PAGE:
The Southwestern Historical Quarterly, Volume 106, July 2002 - April, 2003 Page: 488

488 Southwestern Historical Quarterly January
they deserve. Enthusiasts of Texas history have nevertheless enjoyed some skill-
fully treated diaries in the recent past, and A Pnvate in the Texas Rangers ranks
among the best. Morris joins such recent author-editors as Janet Nuegebauer
(Lambshead Legacy, Texas A&M, 1997) and Harwood Hinton (Afoot & Alone,
Book Club of Texas, 1995) for faithfully reconstructing the worlds in which
their diarists lived. Each shares a knack for breathing life into often-moribund
passages dealing with mundane observations and comments about the weather
and surroundings. Morris's ability to bring out of obscurity people and events fa-
miliar to the diarists, but otherwise lost to history, evinces the kind of research
that only the most diligent, experienced scholars can produce.
Sam Houston State Universzty TY CASHION
General George Crook and the Western Frontier. By Charles M. Robinson III. (Norman:
University of Oklahoma Press, 2ool. Pp. ix+386. Illustrations, preface, intro-
duction, notes, bibliography, index. ISBN 0-8061-3358-9. $39.95, cloth.)
It has remained a lasting curiosity that a man regarded as one of the most
skilled Indian fighters of the nineteenth century lacked a full-scale biography. Yet
studies of Gen. George Crook, an enigmatic yet omnipresent force in the
trans-Mississippi West, have been relegated to Crook's one aggrandized autobi-
ography, a handful of campaign narratives from soldiers under Crook's com-
mand, or Peter Aleshire's The Fox and the Whirlwznd: General George Crook and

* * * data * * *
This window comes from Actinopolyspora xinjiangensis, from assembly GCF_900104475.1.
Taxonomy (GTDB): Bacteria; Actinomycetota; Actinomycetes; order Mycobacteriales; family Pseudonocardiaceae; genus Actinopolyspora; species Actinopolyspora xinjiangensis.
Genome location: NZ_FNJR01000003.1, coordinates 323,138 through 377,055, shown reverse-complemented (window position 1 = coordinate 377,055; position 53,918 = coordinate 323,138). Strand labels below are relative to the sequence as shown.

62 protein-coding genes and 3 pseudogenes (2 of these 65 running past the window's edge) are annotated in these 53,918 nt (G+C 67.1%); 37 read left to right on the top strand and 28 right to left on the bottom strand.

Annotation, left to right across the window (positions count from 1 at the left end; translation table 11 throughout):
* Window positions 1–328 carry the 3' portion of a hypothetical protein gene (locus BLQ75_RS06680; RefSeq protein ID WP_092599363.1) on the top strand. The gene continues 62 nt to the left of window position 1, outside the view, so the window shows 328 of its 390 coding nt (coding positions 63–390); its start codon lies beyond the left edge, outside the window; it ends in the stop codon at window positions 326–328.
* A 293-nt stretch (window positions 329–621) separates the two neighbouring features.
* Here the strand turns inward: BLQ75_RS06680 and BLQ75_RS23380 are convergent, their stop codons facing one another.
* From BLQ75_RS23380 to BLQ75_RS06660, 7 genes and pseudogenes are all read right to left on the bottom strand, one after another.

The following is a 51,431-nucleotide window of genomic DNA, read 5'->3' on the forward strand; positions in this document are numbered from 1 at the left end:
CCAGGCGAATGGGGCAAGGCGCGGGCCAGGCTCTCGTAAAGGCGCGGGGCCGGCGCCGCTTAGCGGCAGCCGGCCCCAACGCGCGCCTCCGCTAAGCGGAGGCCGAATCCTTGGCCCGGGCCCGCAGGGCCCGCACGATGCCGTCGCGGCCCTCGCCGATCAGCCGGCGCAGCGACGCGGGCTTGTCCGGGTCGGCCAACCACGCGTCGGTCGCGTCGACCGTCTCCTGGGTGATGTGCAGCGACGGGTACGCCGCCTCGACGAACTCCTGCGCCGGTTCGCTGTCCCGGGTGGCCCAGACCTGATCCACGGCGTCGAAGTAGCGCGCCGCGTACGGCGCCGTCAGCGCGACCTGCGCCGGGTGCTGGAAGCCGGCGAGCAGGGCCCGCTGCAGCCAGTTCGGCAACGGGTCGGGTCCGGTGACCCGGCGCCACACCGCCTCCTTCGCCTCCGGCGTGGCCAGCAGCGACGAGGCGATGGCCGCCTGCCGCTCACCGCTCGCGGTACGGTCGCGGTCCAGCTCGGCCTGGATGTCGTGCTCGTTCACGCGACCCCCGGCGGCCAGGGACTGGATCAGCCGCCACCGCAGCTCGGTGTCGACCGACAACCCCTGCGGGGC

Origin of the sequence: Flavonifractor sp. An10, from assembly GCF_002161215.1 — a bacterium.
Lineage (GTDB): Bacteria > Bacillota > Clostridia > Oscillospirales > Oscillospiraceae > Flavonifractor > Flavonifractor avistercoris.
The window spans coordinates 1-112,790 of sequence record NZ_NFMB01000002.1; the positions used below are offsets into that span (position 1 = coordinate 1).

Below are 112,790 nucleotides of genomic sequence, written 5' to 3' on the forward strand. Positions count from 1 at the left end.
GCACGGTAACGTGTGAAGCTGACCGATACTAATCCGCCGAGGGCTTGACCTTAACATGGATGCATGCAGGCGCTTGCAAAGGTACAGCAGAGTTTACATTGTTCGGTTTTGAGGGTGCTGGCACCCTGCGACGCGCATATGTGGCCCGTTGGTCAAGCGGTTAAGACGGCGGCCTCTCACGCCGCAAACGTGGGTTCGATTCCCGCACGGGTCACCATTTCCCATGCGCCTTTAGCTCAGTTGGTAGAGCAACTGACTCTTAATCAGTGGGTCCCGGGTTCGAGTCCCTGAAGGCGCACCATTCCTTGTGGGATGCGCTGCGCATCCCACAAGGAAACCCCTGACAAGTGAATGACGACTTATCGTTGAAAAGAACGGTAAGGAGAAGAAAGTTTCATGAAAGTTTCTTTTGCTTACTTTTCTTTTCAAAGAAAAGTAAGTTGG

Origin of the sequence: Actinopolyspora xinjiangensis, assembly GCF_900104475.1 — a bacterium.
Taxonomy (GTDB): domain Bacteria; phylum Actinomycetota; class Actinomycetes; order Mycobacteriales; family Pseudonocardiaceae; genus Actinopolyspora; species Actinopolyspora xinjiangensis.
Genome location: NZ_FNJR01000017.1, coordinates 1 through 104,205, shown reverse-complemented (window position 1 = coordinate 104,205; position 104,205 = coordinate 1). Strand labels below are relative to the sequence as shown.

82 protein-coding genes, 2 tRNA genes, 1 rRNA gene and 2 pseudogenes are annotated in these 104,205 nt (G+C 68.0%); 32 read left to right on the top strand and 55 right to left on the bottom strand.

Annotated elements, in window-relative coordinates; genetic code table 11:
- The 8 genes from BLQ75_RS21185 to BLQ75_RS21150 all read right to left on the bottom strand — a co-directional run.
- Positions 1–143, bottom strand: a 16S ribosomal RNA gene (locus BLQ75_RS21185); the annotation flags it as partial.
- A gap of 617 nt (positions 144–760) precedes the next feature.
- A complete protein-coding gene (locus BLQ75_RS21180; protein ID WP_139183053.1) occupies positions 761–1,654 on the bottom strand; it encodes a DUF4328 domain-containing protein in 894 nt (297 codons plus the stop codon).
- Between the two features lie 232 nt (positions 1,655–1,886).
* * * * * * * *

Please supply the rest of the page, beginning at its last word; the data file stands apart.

Geronzmo, a fine work that unfortunately offers only cursory assessment of Crook's
significant activities away from Apache country. No longer. Veteran western histo-
rian Charles M. Robinson III, author of A Good Year to Dae: The Story of the Great
Sioux War and The Men Who Wear the Star: The Story of the Texas Rangers, returns to
the post-Civil War West with General George Crook and the Western Frontzer, a bal-
anced and comprehensive account of the era's paramount commander.
All of Crook's better known activities are well represented, including the gen-
eral's employment of Indian scouts during his campaigns, his pioneering use of
pack mules rather than wagons to provide mobility, and his preference for nego-
tiation over violence, an inclination that strongly influenced Crook's repeated
condemnations of federal Indian policy. Many less familiar elements of Crook's
personal and military affairs are also brought to light. Robinson explains how
Crook's experiences in the Indian Wars of the Pacific Northwest and during his
four years of service in the Civil War shaped his command style and personality.
Twice denied credit for his achievements by other officers, most notably Philip
Sheridan's reluctance to share credit for the victory at Cedar Creek in 1864,
Crook became obsessed with his own image. Insecurity and vanity forged in
Crook a steadfast dedication to self-promotion, the most obvious element of
which was the general's projected eccentricity, resplendent as he was with forked
beard, white sun helmet, canvas safari uniform, and his ever-present mule/steed,
Apache. Less obvious, Robinson reveals, was the inner turmoil that Crook's ob-
session created. During his campaigns in the West, Crook actively recruited
newspaper coverage of his activities, a fascination with media attention that led

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